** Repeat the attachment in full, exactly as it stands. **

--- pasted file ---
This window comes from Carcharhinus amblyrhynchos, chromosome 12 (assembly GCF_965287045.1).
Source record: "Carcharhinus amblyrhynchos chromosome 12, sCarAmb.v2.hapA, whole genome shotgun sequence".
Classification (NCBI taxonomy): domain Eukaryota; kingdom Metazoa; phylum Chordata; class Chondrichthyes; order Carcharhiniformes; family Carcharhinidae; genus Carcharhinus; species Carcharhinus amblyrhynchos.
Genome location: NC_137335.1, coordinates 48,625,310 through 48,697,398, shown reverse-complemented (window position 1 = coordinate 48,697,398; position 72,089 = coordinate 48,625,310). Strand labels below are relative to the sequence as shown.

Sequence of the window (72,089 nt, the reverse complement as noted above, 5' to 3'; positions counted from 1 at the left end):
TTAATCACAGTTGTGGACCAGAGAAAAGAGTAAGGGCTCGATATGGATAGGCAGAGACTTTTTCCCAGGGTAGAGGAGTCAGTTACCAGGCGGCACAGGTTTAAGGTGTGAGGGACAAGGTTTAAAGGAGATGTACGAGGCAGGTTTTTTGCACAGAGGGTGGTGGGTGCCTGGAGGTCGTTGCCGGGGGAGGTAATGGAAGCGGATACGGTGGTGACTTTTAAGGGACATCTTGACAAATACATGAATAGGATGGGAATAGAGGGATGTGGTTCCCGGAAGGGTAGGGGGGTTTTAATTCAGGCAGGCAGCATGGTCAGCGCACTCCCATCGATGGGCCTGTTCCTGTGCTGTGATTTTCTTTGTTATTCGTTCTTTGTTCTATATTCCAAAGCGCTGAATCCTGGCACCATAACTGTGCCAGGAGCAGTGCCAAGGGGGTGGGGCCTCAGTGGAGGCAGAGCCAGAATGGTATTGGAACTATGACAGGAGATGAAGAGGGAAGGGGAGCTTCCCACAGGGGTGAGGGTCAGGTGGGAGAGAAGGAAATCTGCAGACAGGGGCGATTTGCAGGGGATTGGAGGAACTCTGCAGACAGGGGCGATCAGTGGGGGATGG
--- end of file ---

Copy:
This window comes from Carcharhinus amblyrhynchos, chromosome 12 (assembly GCF_965287045.1).
Source record: "Carcharhinus amblyrhynchos chromosome 12, sCarAmb.v2.hapA, whole genome shotgun sequence".
Classification (NCBI taxonomy): domain Eukaryota; kingdom Metazoa; phylum Chordata; class Chondrichthyes; order Carcharhiniformes; family Carcharhinidae; genus Carcharhinus; species Carcharhinus amblyrhynchos.
Genome location: NC_137335.1, coordinates 48,625,310 through 48,697,398, shown reverse-complemented (window position 1 = coordinate 48,697,398; position 72,089 = coordinate 48,625,310). Strand labels below are relative to the sequence as shown.

Sequence of the window (72,089 nt, the reverse complement as noted above, 5' to 3'; positions counted from 1 at the left end):
TTAATCACAGTTGTGGACCAGAGAAAAGAGTAAGGGCTCGATATGGATAGGCAGAGACTTTTTCCCAGGGTAGAGGAGTCAGTTACCAGGCGGCACAGGTTTAAGGTGTGAGGGACAAGGTTTAAAGGAGATGTACGAGGCAGGTTTTTTGCACAGAGGGTGGTGGGTGCCTGGAGGTCGTTGCCGGGGGAGGTAATGGAAGCGGATACGGTGGTGACTTTTAAGGGACATCTTGACAAATACATGAATAGGATGGGAATAGAGGGATGTGGTTCCCGGAAGGGTAGGGGGGTTTTAATTCAGGCAGGCAGCATGGTCAGCGCACTCCCATCGATGGGCCTGTTCCTGTGCTGTGATTTTCTTTGTTATTCGTTCTTTGTTCTATATTCCAAAGCGCTGAATCCTGGCACCATAACTGTGCCAGGAGCAGTGCCAAGGGGGTGGGGCCTCAGTGGAGGCAGAGCCAGAATGGTATTGGAACTATGACAGGAGATGAAGAGGGAAGGGGAGCTTCCCACAGGGGTGAGGGTCAGGTGGGAGAGAAGGAAATCTGCAGACAGGGGCGATTTGCAGGGGATTGGAGGAACTCTGCAGACAGGGGCGATCAGTGGGGGATGG